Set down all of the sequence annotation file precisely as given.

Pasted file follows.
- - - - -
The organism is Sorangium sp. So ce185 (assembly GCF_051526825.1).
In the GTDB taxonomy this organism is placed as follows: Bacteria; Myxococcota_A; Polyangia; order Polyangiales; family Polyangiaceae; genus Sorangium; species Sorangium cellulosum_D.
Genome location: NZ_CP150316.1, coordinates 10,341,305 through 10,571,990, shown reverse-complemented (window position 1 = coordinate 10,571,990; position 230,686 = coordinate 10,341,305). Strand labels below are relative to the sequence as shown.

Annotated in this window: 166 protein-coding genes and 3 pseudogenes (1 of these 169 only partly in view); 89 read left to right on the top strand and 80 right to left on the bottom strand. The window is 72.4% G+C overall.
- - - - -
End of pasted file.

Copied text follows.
The organism is Sorangium sp. So ce185 (assembly GCF_051526825.1).
In the GTDB taxonomy this organism is placed as follows: Bacteria; Myxococcota_A; Polyangia; order Polyangiales; family Polyangiaceae; genus Sorangium; species Sorangium cellulosum_D.
Genome location: NZ_CP150316.1, coordinates 10,341,305 through 10,571,990, shown reverse-complemented (window position 1 = coordinate 10,571,990; position 230,686 = coordinate 10,341,305). Strand labels below are relative to the sequence as shown.

Annotated in this window: 166 protein-coding genes and 3 pseudogenes (1 of these 169 only partly in view); 89 read left to right on the top strand and 80 right to left on the bottom strand. The window is 72.4% G+C overall.